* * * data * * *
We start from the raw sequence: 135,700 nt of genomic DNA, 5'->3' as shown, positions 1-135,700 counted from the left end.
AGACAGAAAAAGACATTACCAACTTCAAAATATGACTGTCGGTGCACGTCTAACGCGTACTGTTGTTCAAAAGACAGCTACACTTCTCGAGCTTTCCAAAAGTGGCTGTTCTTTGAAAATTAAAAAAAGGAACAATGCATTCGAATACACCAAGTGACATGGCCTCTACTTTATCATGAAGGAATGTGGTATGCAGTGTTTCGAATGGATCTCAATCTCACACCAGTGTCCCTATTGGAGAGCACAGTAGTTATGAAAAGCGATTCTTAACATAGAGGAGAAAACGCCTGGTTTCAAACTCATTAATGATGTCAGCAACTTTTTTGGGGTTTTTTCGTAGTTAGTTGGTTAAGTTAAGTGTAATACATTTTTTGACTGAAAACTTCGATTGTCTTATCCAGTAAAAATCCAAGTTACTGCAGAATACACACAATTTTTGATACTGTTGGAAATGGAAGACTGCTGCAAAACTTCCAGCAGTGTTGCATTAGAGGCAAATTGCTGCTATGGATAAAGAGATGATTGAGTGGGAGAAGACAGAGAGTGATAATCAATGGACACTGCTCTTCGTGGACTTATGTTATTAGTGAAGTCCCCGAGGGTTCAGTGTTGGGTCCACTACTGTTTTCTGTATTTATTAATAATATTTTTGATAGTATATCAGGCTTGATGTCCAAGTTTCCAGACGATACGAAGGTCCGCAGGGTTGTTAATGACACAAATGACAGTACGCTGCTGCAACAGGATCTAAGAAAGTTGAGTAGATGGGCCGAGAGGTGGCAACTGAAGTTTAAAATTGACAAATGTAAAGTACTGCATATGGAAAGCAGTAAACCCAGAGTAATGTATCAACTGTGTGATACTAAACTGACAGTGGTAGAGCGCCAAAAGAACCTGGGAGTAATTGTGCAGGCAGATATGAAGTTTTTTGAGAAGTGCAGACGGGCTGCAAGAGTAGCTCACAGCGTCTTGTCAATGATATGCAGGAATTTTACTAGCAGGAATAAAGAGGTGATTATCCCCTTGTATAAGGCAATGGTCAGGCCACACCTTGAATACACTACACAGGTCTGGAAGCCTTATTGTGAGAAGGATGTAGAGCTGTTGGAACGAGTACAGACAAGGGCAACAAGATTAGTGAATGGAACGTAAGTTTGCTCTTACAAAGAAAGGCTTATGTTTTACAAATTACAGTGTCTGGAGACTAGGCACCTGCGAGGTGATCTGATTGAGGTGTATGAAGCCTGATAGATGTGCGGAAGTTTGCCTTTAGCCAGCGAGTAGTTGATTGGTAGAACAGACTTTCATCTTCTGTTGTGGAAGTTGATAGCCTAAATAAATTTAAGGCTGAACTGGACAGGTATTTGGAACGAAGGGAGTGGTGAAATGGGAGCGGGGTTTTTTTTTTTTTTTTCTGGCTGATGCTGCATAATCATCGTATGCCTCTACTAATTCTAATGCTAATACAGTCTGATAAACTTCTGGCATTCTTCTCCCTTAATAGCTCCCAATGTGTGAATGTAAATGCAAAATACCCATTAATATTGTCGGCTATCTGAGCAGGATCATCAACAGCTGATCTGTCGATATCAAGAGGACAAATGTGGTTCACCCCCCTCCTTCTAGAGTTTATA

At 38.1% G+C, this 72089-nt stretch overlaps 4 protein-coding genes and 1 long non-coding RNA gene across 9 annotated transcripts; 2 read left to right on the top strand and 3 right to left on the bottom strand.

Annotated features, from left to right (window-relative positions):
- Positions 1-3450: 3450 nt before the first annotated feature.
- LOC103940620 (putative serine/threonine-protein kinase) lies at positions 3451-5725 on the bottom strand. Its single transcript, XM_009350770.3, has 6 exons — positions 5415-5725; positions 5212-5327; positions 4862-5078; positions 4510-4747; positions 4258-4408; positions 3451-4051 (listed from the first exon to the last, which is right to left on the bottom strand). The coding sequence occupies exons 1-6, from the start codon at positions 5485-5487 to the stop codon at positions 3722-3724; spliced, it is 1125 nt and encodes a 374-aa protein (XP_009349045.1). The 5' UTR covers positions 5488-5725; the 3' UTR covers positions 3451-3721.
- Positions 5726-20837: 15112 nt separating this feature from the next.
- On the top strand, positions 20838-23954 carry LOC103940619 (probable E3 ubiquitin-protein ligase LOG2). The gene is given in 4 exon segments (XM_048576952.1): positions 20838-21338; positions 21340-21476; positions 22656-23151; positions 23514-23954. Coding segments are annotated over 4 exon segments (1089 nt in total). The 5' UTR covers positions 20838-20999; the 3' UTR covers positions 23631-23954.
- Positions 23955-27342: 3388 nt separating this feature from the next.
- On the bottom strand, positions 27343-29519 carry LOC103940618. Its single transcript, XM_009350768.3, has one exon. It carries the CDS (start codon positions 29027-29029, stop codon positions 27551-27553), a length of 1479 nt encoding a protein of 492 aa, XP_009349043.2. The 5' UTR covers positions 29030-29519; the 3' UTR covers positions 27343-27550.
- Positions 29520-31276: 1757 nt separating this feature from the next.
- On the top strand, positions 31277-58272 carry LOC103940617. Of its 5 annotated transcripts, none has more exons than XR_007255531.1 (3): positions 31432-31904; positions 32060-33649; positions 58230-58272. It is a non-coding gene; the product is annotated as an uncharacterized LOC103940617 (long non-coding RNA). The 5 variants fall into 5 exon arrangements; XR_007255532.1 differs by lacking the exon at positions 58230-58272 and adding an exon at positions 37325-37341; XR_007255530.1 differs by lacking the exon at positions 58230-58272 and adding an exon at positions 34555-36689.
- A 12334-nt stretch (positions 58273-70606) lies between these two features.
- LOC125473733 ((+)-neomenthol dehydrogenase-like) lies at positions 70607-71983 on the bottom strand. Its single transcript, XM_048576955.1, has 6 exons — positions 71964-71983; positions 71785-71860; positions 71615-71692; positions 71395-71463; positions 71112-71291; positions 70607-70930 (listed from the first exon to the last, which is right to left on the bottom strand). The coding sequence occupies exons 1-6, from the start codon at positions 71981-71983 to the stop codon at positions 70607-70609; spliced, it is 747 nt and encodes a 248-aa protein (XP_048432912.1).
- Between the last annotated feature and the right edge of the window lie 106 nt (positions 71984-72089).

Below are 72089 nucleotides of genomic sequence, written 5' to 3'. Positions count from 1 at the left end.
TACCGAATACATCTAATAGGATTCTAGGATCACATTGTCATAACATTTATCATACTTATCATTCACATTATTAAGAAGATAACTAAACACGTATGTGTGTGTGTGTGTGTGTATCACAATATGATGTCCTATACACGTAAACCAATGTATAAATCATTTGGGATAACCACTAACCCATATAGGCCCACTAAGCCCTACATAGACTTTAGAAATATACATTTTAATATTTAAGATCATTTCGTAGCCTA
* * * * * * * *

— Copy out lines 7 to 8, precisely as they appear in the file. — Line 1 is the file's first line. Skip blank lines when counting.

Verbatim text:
- Positions 5726-20837: 15112 nt separating this feature from the next.
- On the top strand, positions 20838-23954 carry LOC103940619 (probable E3 ubiquitin-protein ligase LOG2). The gene is given in 4 exon segments (XM_048576952.1): positions 20838-21338; positions 21340-21476; positions 22656-23151; positions 23514-23954. Coding segments are annotated over 4 exon segments (1089 nt in total). The 5' UTR covers positions 20838-20999; the 3' UTR covers positions 23631-23954.